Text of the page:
FRAYER: In an interview with NPR, she accused Facebook of not only violating its own hate speech policy but also Indian law, which prohibits any speech that incites violence or insult someone's religion. She wants Facebook to police speech even more in India. On the other side of this debate is Arvind Gupta, who ran Modi's digital campaign in the lead up to his 2014 election. He says we should all be very wary of giving social media companies like Facebook the power to censor anything.

ARVIND GUPTA: Are they for free speech? Or are they going to be gatekeepers of what is right or wrong? Today you exclude somebody for an opinion you don't like; tomorrow it would be on other basis.

FRAYER: To comply with Indian law, you do need human beings looking at this stuff, Gupta says.

GUPTA: Algorithms set up in California won't understand 90% of what is being said in India because of local sensibilities and understanding of the language and culture. So it has to be local people doing that. But Facebook is allowing one or two people to dictate norms.

FRAYER: The Facebook executive who allowed Mr. Singh's profile to stay up had herself shared pro-Modi and anti-Muslim content online. Late last month, she resigned. Facebook employees had signed an open letter demanding the company denounce anti-Muslim bigotry and diversify its Indian policy team. That team could be biased toward Modi, says Nikhil Pahwa, digital rights activist. But that would not be illegal, he says.

NIKHIL PAHWA: I think this is the fact of life, the fact of doing business in many parts of the world, that Facebook tends to support those in power because it's afraid of the repercussions, as are many other global businesses.

FRAYER: Facebook makes no secret of courting the Indian government. Zuckerberg was criticized for flattering Modi in this 2015 town hall meeting...

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MARK ZUCKERBERG: Now, I understand that your mother is very important in your life.

FRAYER: ...While accusations of human rights violations were piling up under Modi's rule. Lobbying is normal, but Facebook employees allege it crossed a line in India. NPR spoke with one former Facebook executive who says they witnessed voter data being passed to Modi aides during elections, but not to rival parties. Facebook told NPR this was taken out of context. It does collect users' demographics and preferences and shares that with many political and commercial clients. Pahwa, the digital rights activist, says this all shows just how powerless the Indian government has been to regulate Facebook at all.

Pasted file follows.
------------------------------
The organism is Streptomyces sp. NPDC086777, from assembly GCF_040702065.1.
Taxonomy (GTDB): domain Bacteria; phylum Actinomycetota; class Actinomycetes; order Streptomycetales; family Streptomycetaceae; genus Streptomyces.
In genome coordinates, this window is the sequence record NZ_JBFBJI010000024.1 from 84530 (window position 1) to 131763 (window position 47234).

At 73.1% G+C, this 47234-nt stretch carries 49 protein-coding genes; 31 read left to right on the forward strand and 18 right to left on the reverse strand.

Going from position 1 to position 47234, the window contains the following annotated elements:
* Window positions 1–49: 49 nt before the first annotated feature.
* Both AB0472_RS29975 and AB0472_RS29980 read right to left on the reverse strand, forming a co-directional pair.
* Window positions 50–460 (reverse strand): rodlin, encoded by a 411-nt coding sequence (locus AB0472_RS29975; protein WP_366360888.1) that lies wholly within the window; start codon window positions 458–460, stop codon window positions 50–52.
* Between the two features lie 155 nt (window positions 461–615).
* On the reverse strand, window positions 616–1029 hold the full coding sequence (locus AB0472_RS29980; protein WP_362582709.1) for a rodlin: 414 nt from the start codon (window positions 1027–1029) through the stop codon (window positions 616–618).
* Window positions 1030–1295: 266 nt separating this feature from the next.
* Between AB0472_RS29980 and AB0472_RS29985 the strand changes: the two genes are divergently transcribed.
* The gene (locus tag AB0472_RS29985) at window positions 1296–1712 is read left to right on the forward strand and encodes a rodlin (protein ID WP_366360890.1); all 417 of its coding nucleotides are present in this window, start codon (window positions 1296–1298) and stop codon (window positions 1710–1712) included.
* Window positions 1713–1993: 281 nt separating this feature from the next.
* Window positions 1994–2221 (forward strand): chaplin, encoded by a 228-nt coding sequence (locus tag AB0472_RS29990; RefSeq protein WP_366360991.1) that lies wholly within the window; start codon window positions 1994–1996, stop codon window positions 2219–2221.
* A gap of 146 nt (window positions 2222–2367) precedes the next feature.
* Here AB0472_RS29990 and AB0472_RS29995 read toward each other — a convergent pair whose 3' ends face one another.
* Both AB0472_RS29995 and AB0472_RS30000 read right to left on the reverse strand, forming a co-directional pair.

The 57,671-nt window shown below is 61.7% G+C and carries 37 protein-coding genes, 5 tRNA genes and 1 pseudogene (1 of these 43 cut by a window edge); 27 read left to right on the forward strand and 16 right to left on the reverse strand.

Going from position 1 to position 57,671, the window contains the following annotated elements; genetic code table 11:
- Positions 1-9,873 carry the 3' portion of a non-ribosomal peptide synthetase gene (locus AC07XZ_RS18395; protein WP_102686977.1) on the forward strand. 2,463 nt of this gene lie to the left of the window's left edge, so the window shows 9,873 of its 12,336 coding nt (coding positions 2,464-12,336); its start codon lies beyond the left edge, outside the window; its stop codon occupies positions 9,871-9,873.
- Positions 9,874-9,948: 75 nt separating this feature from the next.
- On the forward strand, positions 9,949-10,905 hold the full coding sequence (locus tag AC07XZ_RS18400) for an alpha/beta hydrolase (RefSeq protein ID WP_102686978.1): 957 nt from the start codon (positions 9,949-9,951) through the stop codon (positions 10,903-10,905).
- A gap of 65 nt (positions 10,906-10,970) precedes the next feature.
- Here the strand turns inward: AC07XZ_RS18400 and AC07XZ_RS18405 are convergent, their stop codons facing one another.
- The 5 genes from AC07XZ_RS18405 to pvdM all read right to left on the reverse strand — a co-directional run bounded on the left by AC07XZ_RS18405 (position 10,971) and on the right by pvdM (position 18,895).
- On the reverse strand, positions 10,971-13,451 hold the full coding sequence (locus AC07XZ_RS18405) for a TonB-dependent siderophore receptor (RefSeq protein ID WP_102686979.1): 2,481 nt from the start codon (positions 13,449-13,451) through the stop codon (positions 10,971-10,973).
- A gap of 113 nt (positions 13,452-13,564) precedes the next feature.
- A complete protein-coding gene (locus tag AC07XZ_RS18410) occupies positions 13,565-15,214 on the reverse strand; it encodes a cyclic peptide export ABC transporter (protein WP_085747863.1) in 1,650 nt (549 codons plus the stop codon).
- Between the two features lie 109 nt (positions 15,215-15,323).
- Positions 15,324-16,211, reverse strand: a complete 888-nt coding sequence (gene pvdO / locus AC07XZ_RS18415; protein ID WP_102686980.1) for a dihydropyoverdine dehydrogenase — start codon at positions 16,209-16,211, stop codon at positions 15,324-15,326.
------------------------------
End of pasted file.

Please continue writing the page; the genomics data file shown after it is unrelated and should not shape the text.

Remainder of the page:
PAHWA: We are currently dependent on the benevolence of platforms to not destroy our democracies. You have had a situation in the U.S. where there was Russian interference using these platforms. But what if the platforms themselves were biased?

FRAYER: That is the question India is trying to answer. People are literally counting the number of left-wing versus right-wing profiles Facebook takes down in India to try to figure out in which direction the platform might be biased. Banned from Facebook now, that politician T. Raja Singh is posting more on Twitter, where at least one of his tweets calling for Rohingya refugees to be deported has been removed for hate speech.

Lauren Frayer, NPR News.

SHAPIRO: And we should note that Facebook is among NPR's financial supporters.

(SOUNDBITE OF STEVE MOORE'S "BELOVED EXILE") Transcript provided by NPR, Copyright NPR.